What was the first step to my biological father’s alcoholic death at a Holiday Inn in Commerce, Georgia?

His father.

He wasn’t an alcoholic. He was a tee-totaler.

But the first description of him I got from my cousins who knew him was: “He was awfully hard on Scott (my father).”

His hair trigger temper was legendary and “like a volcano.”

He and his wife, my paternal grandmother, had three daughters before my father came along.

His father blew up. They scattered. Two girls married at 16 “to get away from that volcano.” My father was sent away.

His father’s father was a German immigrant who did well for himself with a bakery, buying a collection of houses around Atlanta’s up and coming Virginia Highland neighborhood.

My paternal grandfather became a captain in the Atlanta Fire Department, seen in the photo above at Station No. 4 downtown. He angled to become Atlanta Fire Chief, always a political position, but didn’t make it before he died of pneumonia after an appendectomy. Firefighters served as pall bearers at Greenwood Cemetery.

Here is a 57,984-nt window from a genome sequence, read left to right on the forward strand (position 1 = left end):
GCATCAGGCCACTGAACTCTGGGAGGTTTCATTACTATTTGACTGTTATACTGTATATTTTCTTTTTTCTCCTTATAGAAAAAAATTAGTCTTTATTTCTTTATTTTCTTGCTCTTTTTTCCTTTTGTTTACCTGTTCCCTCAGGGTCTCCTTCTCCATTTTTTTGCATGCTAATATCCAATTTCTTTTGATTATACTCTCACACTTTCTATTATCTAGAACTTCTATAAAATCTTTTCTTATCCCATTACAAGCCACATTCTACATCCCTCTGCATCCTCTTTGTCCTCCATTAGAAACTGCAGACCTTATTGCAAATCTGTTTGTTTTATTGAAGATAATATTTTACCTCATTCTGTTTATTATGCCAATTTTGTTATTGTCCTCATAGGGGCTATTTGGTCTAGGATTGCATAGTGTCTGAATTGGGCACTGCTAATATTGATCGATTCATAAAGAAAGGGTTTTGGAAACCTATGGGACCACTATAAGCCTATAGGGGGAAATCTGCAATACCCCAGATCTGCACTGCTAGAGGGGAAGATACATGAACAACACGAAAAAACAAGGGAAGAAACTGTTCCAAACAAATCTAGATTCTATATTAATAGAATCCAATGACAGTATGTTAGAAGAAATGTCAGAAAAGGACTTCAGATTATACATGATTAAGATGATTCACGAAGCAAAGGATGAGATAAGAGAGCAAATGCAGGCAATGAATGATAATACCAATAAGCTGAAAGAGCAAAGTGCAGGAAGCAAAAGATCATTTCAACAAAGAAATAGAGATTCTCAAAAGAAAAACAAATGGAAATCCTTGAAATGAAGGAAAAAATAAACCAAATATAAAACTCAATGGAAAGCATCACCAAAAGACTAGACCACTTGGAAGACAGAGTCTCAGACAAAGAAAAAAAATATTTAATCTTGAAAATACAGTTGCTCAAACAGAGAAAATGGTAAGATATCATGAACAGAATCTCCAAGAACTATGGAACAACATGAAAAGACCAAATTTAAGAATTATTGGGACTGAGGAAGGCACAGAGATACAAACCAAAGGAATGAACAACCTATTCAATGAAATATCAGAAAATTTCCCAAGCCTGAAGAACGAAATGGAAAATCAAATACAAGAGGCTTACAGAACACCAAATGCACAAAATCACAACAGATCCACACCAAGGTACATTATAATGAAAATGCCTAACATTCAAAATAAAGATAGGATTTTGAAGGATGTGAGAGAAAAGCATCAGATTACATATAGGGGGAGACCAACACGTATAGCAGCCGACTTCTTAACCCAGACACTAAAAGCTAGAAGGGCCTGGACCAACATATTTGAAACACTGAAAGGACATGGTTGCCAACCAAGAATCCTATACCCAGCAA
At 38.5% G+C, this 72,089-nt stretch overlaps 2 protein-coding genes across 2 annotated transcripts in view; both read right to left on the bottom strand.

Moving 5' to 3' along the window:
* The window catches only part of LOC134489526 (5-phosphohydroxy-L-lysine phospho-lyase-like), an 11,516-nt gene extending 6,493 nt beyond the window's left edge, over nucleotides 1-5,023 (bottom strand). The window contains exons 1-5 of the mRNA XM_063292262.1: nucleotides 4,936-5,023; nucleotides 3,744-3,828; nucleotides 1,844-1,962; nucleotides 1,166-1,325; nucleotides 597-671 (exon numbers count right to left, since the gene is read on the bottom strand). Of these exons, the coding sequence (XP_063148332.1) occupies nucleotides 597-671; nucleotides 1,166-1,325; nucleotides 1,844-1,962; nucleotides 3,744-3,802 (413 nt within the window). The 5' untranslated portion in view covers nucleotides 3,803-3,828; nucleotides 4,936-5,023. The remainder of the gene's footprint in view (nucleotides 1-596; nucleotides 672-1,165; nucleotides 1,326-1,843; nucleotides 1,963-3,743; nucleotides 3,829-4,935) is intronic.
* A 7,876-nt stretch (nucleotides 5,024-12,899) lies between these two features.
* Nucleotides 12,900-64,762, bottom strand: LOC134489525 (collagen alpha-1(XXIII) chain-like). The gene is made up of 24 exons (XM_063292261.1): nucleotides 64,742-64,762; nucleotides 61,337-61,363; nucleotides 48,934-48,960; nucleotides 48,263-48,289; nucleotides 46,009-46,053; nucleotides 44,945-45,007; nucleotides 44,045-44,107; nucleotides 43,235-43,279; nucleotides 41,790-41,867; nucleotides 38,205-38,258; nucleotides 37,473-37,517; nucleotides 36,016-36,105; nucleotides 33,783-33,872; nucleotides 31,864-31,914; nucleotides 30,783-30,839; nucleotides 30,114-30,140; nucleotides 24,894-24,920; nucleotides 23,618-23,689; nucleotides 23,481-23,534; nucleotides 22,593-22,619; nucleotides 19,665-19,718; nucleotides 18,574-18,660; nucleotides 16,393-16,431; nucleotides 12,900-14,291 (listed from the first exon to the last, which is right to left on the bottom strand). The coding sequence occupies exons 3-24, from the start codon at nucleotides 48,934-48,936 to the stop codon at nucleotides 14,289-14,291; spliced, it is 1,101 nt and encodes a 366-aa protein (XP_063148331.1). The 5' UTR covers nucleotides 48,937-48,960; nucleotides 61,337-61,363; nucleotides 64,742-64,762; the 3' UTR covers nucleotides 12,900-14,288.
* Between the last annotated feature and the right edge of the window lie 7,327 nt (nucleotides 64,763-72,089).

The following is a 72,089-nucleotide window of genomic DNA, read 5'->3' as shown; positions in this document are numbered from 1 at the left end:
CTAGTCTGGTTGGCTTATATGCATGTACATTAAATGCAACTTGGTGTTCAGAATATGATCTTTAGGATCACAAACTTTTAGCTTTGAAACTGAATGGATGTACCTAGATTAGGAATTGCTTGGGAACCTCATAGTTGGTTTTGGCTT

He “didn’t know how to deal with a boy,” my birth mother told me. They sent my father away to a bible school at Toccoa Falls.

He smoked cigarettes, throwing the butts into the furnace, made C’s and dropped out, lying about his age to join the Marines at 16. He went to Guantanamo, to Gitmo. Then on to the Pacific in World War II, to malaria at Guadalcanal and a shrapnel wound at Peleliu that probably spared his life.

His father died a few months after he signed up. The two never spoke face-to-face again. He did not return for his father’s funeral. And his oldest son did not return from Vietnam for his funeral.

There wasn’t alcohol in the Schmid home there on North Highland in Atlanta. But for my father there were the seeds of alcoholism: isolation, loneliness and rage.